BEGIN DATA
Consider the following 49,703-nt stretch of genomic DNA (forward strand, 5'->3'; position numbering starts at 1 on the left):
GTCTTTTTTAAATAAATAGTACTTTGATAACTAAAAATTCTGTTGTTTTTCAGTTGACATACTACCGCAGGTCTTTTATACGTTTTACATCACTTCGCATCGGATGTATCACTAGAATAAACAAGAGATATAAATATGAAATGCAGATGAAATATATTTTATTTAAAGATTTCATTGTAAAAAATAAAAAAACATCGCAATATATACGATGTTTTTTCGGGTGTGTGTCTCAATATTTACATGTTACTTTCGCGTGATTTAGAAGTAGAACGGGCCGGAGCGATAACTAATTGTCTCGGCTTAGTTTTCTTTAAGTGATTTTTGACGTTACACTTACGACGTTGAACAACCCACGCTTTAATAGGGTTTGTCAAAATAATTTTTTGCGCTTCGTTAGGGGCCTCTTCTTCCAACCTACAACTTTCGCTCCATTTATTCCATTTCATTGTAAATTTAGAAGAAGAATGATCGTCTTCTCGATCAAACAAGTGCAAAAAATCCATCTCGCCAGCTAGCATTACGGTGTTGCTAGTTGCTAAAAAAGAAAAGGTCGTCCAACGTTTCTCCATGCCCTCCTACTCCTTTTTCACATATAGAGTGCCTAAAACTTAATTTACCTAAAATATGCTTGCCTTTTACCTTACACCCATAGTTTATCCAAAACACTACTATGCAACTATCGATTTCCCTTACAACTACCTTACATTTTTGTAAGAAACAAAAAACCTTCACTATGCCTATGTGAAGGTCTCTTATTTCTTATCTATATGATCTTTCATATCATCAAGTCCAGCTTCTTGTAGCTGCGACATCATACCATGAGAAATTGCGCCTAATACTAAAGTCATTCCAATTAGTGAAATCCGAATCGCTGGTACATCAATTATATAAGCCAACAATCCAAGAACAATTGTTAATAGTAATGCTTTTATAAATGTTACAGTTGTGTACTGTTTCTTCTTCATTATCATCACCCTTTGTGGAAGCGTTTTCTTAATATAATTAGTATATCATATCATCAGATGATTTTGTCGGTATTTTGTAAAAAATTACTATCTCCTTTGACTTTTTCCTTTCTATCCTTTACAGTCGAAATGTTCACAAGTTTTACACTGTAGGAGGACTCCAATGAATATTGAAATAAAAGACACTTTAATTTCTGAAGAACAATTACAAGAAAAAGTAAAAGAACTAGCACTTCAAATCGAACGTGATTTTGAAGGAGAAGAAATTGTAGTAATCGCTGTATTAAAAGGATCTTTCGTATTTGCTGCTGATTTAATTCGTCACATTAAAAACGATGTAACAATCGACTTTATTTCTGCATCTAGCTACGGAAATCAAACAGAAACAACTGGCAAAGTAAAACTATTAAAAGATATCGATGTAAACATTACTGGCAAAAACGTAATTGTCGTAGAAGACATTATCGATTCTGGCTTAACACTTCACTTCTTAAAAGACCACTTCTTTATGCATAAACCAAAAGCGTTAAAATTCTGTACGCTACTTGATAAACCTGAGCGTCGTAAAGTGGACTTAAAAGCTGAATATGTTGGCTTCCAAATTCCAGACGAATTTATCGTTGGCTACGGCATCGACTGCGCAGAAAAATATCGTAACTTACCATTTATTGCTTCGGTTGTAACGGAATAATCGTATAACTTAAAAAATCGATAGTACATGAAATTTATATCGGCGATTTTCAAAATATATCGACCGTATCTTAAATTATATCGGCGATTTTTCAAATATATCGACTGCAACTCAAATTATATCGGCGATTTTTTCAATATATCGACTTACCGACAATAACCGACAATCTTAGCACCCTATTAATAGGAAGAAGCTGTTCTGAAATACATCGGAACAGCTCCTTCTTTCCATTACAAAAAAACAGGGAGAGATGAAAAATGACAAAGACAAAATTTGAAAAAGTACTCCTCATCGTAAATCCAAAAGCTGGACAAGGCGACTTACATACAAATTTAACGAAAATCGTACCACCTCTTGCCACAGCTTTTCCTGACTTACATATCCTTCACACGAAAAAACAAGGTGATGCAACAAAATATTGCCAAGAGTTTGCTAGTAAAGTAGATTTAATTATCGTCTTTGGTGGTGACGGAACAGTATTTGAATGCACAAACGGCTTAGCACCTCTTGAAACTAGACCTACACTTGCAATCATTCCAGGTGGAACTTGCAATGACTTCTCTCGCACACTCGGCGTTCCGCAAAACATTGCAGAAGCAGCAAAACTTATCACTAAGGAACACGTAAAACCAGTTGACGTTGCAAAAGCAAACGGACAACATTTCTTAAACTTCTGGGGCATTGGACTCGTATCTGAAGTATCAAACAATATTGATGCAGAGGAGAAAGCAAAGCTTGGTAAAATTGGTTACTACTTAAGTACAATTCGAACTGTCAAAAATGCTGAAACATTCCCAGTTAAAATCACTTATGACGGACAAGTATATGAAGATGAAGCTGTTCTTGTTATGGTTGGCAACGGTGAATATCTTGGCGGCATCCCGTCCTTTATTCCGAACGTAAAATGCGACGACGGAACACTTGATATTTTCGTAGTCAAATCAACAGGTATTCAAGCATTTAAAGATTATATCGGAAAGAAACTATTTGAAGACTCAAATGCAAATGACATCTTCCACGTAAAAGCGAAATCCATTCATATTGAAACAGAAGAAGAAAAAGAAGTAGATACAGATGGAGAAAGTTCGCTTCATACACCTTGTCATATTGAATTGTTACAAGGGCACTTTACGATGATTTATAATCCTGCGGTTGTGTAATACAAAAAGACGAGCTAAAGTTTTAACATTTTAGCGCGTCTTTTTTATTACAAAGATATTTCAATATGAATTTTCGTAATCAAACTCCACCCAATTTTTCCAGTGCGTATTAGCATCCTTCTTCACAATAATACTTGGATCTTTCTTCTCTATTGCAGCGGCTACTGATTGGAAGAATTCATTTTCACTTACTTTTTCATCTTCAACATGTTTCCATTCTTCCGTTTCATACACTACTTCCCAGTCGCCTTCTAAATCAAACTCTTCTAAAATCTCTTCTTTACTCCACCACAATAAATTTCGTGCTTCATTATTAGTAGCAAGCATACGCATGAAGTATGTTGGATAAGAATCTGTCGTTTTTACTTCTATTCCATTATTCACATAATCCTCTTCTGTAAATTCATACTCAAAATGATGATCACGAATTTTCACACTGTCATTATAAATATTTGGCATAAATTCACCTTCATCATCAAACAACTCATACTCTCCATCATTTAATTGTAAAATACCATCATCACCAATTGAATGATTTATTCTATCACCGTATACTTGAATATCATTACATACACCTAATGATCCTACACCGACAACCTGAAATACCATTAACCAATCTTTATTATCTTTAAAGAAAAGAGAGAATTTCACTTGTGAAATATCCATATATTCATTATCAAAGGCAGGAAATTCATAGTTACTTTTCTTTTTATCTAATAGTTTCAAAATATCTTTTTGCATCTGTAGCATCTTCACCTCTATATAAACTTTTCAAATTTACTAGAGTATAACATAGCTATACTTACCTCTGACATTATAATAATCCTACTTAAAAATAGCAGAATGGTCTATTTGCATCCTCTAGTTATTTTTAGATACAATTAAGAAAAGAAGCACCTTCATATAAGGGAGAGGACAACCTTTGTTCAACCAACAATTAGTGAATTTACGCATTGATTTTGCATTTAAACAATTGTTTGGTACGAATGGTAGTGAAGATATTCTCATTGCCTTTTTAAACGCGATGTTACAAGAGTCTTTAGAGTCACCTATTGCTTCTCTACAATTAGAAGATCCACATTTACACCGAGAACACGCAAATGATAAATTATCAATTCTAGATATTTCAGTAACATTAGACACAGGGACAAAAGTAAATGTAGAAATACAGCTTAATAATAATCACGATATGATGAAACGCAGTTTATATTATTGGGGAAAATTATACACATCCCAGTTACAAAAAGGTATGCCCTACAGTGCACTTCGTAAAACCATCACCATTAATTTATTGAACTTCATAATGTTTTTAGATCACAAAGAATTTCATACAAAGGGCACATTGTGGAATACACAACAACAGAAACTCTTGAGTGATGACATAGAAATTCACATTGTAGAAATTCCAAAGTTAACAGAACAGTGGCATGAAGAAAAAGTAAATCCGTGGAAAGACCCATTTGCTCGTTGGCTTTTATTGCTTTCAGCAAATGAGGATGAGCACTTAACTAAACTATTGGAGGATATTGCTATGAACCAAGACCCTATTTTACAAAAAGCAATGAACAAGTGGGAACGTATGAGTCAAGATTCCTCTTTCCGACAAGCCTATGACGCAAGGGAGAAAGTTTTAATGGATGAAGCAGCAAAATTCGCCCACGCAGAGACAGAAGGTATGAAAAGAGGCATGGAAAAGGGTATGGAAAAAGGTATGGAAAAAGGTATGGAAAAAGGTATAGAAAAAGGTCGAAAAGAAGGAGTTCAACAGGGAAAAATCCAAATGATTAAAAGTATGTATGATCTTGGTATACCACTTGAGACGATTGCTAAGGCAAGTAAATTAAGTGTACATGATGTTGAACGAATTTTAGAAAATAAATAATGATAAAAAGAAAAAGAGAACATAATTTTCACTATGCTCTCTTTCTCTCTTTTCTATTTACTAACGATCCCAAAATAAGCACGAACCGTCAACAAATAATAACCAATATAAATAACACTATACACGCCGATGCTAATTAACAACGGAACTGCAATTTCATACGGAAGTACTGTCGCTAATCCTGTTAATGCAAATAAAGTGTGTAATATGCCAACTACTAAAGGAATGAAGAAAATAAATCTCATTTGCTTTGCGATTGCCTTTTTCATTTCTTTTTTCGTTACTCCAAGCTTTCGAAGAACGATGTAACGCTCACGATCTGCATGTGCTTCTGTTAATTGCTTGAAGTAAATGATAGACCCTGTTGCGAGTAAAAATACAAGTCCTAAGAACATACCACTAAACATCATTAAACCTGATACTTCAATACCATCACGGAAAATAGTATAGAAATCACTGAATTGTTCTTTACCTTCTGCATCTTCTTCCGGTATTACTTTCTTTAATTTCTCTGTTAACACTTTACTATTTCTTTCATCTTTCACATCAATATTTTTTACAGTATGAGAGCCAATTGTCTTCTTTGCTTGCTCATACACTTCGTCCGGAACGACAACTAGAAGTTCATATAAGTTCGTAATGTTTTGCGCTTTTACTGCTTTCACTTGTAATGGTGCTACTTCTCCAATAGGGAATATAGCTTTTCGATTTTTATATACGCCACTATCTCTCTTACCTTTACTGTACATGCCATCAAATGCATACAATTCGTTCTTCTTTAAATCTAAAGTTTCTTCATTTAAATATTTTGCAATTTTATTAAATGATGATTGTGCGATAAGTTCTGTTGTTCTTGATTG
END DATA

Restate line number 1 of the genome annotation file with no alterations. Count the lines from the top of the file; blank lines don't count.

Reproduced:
Consider the following 49,703-nt stretch of genomic DNA (forward strand, 5'->3'; position numbering starts at 1 on the left):